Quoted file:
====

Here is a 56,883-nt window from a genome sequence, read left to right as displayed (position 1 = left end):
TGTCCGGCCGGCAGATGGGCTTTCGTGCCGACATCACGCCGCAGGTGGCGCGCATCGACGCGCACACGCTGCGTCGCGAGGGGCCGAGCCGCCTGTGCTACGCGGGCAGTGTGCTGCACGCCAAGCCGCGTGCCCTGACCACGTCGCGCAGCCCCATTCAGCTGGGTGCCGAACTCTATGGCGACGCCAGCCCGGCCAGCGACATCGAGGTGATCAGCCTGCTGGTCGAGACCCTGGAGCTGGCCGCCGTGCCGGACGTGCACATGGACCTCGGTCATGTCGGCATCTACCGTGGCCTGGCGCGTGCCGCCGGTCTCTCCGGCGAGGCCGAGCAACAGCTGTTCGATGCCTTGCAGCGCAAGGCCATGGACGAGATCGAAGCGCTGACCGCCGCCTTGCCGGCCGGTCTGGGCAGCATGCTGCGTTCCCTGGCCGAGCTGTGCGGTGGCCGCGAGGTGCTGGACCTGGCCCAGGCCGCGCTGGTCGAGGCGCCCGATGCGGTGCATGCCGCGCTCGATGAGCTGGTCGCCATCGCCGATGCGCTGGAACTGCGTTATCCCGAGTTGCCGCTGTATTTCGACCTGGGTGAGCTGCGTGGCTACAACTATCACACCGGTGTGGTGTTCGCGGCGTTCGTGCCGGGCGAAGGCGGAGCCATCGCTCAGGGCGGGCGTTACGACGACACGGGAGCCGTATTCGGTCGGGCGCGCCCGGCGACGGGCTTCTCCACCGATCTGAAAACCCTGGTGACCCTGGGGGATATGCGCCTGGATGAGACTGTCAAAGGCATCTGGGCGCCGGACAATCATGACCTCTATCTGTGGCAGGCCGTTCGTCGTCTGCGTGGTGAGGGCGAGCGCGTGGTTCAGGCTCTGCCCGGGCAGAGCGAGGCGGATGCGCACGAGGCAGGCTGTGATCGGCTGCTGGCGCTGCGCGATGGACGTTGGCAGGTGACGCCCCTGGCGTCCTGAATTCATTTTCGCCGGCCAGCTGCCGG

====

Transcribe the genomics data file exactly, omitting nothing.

Here is a 56,883-nt window from a genome sequence, read left to right as displayed (position 1 = left end):
TGTCCGGCCGGCAGATGGGCTTTCGTGCCGACATCACGCCGCAGGTGGCGCGCATCGACGCGCACACGCTGCGTCGCGAGGGGCCGAGCCGCCTGTGCTACGCGGGCAGTGTGCTGCACGCCAAGCCGCGTGCCCTGACCACGTCGCGCAGCCCCATTCAGCTGGGTGCCGAACTCTATGGCGACGCCAGCCCGGCCAGCGACATCGAGGTGATCAGCCTGCTGGTCGAGACCCTGGAGCTGGCCGCCGTGCCGGACGTGCACATGGACCTCGGTCATGTCGGCATCTACCGTGGCCTGGCGCGTGCCGCCGGTCTCTCCGGCGAGGCCGAGCAACAGCTGTTCGATGCCTTGCAGCGCAAGGCCATGGACGAGATCGAAGCGCTGACCGCCGCCTTGCCGGCCGGTCTGGGCAGCATGCTGCGTTCCCTGGCCGAGCTGTGCGGTGGCCGCGAGGTGCTGGACCTGGCCCAGGCCGCGCTGGTCGAGGCGCCCGATGCGGTGCATGCCGCGCTCGATGAGCTGGTCGCCATCGCCGATGCGCTGGAACTGCGTTATCCCGAGTTGCCGCTGTATTTCGACCTGGGTGAGCTGCGTGGCTACAACTATCACACCGGTGTGGTGTTCGCGGCGTTCGTGCCGGGCGAAGGCGGAGCCATCGCTCAGGGCGGGCGTTACGACGACACGGGAGCCGTATTCGGTCGGGCGCGCCCGGCGACGGGCTTCTCCACCGATCTGAAAACCCTGGTGACCCTGGGGGATATGCGCCTGGATGAGACTGTCAAAGGCATCTGGGCGCCGGACAATCATGACCTCTATCTGTGGCAGGCCGTTCGTCGTCTGCGTGGTGAGGGCGAGCGCGTGGTTCAGGCTCTGCCCGGGCAGAGCGAGGCGGATGCGCACGAGGCAGGCTGTGATCGGCTGCTGGCGCTGCGCGATGGACGTTGGCAGGTGACGCCCCTGGCGTCCTGAATTCATTTTCGCCGGCCAGCTGCCGG